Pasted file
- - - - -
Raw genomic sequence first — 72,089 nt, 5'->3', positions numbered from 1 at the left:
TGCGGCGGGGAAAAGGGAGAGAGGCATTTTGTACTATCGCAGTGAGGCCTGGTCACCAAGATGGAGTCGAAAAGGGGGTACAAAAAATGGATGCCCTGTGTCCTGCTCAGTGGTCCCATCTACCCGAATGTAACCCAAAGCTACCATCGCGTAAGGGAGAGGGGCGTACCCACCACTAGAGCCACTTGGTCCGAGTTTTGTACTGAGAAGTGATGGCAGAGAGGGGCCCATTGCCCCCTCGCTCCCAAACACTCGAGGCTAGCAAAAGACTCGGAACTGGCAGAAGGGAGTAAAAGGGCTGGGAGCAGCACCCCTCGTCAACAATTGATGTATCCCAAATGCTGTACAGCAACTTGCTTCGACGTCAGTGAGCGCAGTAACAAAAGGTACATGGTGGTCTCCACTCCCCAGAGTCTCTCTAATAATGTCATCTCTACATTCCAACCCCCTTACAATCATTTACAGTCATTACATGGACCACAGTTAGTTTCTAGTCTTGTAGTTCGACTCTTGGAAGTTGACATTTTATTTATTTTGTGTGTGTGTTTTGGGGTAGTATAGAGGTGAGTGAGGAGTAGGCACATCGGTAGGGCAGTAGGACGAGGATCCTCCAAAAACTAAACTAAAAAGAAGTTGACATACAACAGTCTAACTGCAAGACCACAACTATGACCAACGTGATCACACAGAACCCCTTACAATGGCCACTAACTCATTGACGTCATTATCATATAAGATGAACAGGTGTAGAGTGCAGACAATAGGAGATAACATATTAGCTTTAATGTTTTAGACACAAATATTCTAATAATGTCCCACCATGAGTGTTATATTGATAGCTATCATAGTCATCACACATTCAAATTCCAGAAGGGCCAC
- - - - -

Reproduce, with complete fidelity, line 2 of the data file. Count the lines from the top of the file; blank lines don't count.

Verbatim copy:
TGCGGCGGGGAAAAGGGAGAGAGGCATTTTGTACTATCGCAGTGAGGCCTGGTCACCAAGATGGAGTCGAAAAGGGGGTACAAAAAATGGATGCCCTGTGTCCTGCTCAGTGGTCCCATCTACCCGAATGTAACCCAAAGCTACCATCGCGTAAGGGAGAGGGGCGTACCCACCACTAGAGCCACTTGGTCCGAGTTTTGTACTGAGAAGTGATGGCAGAGAGGGGCCCATTGCCCCCTCGCTCCCAAACACTCGAGGCTAGCAAAAGACTCGGAACTGGCAGAAGGGAGTAAAAGGGCTGGGAGCAGCACCCCTCGTCAACAATTGATGTATCCCAAATGCTGTACAGCAACTTGCTTCGACGTCAGTGAGCGCAGTAACAAAAGGTACATGGTGGTCTCCACTCCCCAGAGTCTCTCTAATAATGTCATCTCTACATTCCAACCCCCTTACAATCATTTACAGTCATTACATGGACCACAGTTAGTTTCTAGTCTTGTAGTTCGACTCTTGGAAGTTGACATTTTATTTATTTTGTGTGTGTGTTTTGGGGTAGTATAGAGGTGAGTGAGGAGTAGGCACATCGGTAGGGCAGTAGGACGAGGATCCTCCAAAAACTAAACTAAAAAGAAGTTGACATACAACAGTCTAACTGCAAGACCACAACTATGACCAACGTGATCACACAGAACCCCTTACAATGGCCACTAACTCATTGACGTCATTATCATATAAGATGAACAGGTGTAGAGTGCAGACAATAGGAGATAACATATTAGCTTTAATGTTTTAGACACAAATATTCTAATAATGTCCCACCATGAGTGTTATATTGATAGCTATCATAGTCATCACACATTCAAATTCCAGAAGGGCCAC